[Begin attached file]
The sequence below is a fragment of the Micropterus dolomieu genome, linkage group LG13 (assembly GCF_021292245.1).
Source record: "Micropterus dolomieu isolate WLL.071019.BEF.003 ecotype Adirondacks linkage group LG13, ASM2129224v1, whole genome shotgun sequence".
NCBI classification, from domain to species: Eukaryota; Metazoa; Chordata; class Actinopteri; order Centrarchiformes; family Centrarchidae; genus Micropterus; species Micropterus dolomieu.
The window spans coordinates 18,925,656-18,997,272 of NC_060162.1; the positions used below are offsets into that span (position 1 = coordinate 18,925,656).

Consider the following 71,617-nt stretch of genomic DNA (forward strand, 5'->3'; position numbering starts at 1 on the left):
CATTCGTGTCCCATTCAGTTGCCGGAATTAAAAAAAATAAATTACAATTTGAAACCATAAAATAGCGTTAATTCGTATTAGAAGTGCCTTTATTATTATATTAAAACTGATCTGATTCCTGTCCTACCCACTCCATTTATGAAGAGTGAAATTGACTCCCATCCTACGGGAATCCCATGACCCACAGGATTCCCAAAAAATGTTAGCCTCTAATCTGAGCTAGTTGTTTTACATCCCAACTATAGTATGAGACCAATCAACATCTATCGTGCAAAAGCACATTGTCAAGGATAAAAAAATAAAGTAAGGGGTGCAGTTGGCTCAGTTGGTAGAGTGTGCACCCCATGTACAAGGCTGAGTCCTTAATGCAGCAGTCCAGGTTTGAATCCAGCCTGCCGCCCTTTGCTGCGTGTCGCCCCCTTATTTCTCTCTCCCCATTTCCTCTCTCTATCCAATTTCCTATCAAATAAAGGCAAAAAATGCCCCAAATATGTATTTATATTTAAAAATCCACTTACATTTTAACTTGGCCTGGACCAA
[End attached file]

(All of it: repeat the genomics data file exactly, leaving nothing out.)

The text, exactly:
The sequence below is a fragment of the Micropterus dolomieu genome, linkage group LG13 (assembly GCF_021292245.1).
Source record: "Micropterus dolomieu isolate WLL.071019.BEF.003 ecotype Adirondacks linkage group LG13, ASM2129224v1, whole genome shotgun sequence".
NCBI classification, from domain to species: Eukaryota; Metazoa; Chordata; class Actinopteri; order Centrarchiformes; family Centrarchidae; genus Micropterus; species Micropterus dolomieu.
The window spans coordinates 18,925,656-18,997,272 of NC_060162.1; the positions used below are offsets into that span (position 1 = coordinate 18,925,656).

Consider the following 71,617-nt stretch of genomic DNA (forward strand, 5'->3'; position numbering starts at 1 on the left):
CATTCGTGTCCCATTCAGTTGCCGGAATTAAAAAAAATAAATTACAATTTGAAACCATAAAATAGCGTTAATTCGTATTAGAAGTGCCTTTATTATTATATTAAAACTGATCTGATTCCTGTCCTACCCACTCCATTTATGAAGAGTGAAATTGACTCCCATCCTACGGGAATCCCATGACCCACAGGATTCCCAAAAAATGTTAGCCTCTAATCTGAGCTAGTTGTTTTACATCCCAACTATAGTATGAGACCAATCAACATCTATCGTGCAAAAGCACATTGTCAAGGATAAAAAAATAAAGTAAGGGGTGCAGTTGGCTCAGTTGGTAGAGTGTGCACCCCATGTACAAGGCTGAGTCCTTAATGCAGCAGTCCAGGTTTGAATCCAGCCTGCCGCCCTTTGCTGCGTGTCGCCCCCTTATTTCTCTCTCCCCATTTCCTCTCTCTATCCAATTTCCTATCAAATAAAGGCAAAAAATGCCCCAAATATGTATTTATATTTAAAAATCCACTTACATTTTAACTTGGCCTGGACCAA